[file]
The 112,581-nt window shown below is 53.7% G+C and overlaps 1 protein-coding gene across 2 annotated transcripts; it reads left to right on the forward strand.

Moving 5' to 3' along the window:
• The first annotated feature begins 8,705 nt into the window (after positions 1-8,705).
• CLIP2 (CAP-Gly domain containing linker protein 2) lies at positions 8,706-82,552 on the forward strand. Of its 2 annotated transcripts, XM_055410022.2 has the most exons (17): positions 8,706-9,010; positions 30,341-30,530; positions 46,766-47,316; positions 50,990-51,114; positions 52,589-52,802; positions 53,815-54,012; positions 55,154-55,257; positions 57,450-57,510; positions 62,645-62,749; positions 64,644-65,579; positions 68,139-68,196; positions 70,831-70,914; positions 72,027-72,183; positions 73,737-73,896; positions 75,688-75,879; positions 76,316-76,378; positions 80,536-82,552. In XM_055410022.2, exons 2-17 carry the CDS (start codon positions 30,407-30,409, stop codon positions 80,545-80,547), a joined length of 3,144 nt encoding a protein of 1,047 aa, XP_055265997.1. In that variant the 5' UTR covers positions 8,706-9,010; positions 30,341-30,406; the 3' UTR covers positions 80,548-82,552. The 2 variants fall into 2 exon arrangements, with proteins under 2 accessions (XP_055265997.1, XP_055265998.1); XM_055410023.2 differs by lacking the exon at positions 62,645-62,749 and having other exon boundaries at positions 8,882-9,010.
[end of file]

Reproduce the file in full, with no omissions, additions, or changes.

The 112,581-nt window shown below is 53.7% G+C and overlaps 1 protein-coding gene across 2 annotated transcripts; it reads left to right on the forward strand.

Moving 5' to 3' along the window:
• The first annotated feature begins 8,705 nt into the window (after positions 1-8,705).
• CLIP2 (CAP-Gly domain containing linker protein 2) lies at positions 8,706-82,552 on the forward strand. Of its 2 annotated transcripts, XM_055410022.2 has the most exons (17): positions 8,706-9,010; positions 30,341-30,530; positions 46,766-47,316; positions 50,990-51,114; positions 52,589-52,802; positions 53,815-54,012; positions 55,154-55,257; positions 57,450-57,510; positions 62,645-62,749; positions 64,644-65,579; positions 68,139-68,196; positions 70,831-70,914; positions 72,027-72,183; positions 73,737-73,896; positions 75,688-75,879; positions 76,316-76,378; positions 80,536-82,552. In XM_055410022.2, exons 2-17 carry the CDS (start codon positions 30,407-30,409, stop codon positions 80,545-80,547), a joined length of 3,144 nt encoding a protein of 1,047 aa, XP_055265997.1. In that variant the 5' UTR covers positions 8,706-9,010; positions 30,341-30,406; the 3' UTR covers positions 80,548-82,552. The 2 variants fall into 2 exon arrangements, with proteins under 2 accessions (XP_055265997.1, XP_055265998.1); XM_055410023.2 differs by lacking the exon at positions 62,645-62,749 and having other exon boundaries at positions 8,882-9,010.